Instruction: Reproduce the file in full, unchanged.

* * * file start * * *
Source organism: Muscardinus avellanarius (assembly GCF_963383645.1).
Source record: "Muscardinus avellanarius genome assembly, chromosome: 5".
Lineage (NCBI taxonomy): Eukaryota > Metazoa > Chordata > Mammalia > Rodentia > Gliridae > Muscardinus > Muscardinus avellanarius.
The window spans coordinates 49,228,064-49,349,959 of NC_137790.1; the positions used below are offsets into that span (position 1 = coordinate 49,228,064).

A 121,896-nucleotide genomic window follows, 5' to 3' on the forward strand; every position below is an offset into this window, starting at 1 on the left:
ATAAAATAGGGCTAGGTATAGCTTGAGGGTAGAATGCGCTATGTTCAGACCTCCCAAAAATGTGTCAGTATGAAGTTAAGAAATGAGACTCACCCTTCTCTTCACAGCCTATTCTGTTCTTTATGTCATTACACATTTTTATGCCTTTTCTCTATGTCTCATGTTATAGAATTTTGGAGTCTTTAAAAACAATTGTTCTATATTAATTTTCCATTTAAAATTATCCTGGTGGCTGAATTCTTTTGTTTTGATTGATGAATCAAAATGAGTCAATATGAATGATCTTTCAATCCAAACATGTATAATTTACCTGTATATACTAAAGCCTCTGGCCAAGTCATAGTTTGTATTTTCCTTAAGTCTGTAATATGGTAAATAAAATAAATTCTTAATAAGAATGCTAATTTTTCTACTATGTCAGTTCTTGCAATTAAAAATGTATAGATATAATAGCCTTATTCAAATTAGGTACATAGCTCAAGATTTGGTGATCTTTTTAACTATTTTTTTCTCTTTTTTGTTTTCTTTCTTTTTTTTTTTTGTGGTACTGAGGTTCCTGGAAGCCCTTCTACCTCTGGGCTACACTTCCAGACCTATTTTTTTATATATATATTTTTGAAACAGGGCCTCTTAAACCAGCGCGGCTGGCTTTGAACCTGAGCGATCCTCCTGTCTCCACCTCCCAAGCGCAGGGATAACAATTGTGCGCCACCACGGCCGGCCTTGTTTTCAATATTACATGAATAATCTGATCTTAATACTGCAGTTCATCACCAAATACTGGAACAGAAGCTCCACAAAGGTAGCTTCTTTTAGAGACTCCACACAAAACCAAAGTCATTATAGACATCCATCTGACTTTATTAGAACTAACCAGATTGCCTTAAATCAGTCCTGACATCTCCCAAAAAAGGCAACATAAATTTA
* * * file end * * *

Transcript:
Source organism: Muscardinus avellanarius (assembly GCF_963383645.1).
Source record: "Muscardinus avellanarius genome assembly, chromosome: 5".
Lineage (NCBI taxonomy): Eukaryota > Metazoa > Chordata > Mammalia > Rodentia > Gliridae > Muscardinus > Muscardinus avellanarius.
The window spans coordinates 49,228,064-49,349,959 of NC_137790.1; the positions used below are offsets into that span (position 1 = coordinate 49,228,064).

A 121,896-nucleotide genomic window follows, 5' to 3' on the forward strand; every position below is an offset into this window, starting at 1 on the left:
ATAAAATAGGGCTAGGTATAGCTTGAGGGTAGAATGCGCTATGTTCAGACCTCCCAAAAATGTGTCAGTATGAAGTTAAGAAATGAGACTCACCCTTCTCTTCACAGCCTATTCTGTTCTTTATGTCATTACACATTTTTATGCCTTTTCTCTATGTCTCATGTTATAGAATTTTGGAGTCTTTAAAAACAATTGTTCTATATTAATTTTCCATTTAAAATTATCCTGGTGGCTGAATTCTTTTGTTTTGATTGATGAATCAAAATGAGTCAATATGAATGATCTTTCAATCCAAACATGTATAATTTACCTGTATATACTAAAGCCTCTGGCCAAGTCATAGTTTGTATTTTCCTTAAGTCTGTAATATGGTAAATAAAATAAATTCTTAATAAGAATGCTAATTTTTCTACTATGTCAGTTCTTGCAATTAAAAATGTATAGATATAATAGCCTTATTCAAATTAGGTACATAGCTCAAGATTTGGTGATCTTTTTAACTATTTTTTTCTCTTTTTTGTTTTCTTTCTTTTTTTTTTTTGTGGTACTGAGGTTCCTGGAAGCCCTTCTACCTCTGGGCTACACTTCCAGACCTATTTTTTTATATATATATTTTTGAAACAGGGCCTCTTAAACCAGCGCGGCTGGCTTTGAACCTGAGCGATCCTCCTGTCTCCACCTCCCAAGCGCAGGGATAACAATTGTGCGCCACCACGGCCGGCCTTGTTTTCAATATTACATGAATAATCTGATCTTAATACTGCAGTTCATCACCAAATACTGGAACAGAAGCTCCACAAAGGTAGCTTCTTTTAGAGACTCCACACAAAACCAAAGTCATTATAGACATCCATCTGACTTTATTAGAACTAACCAGATTGCCTTAAATCAGTCCTGACATCTCCCAAAAAAGGCAACATAAATTTA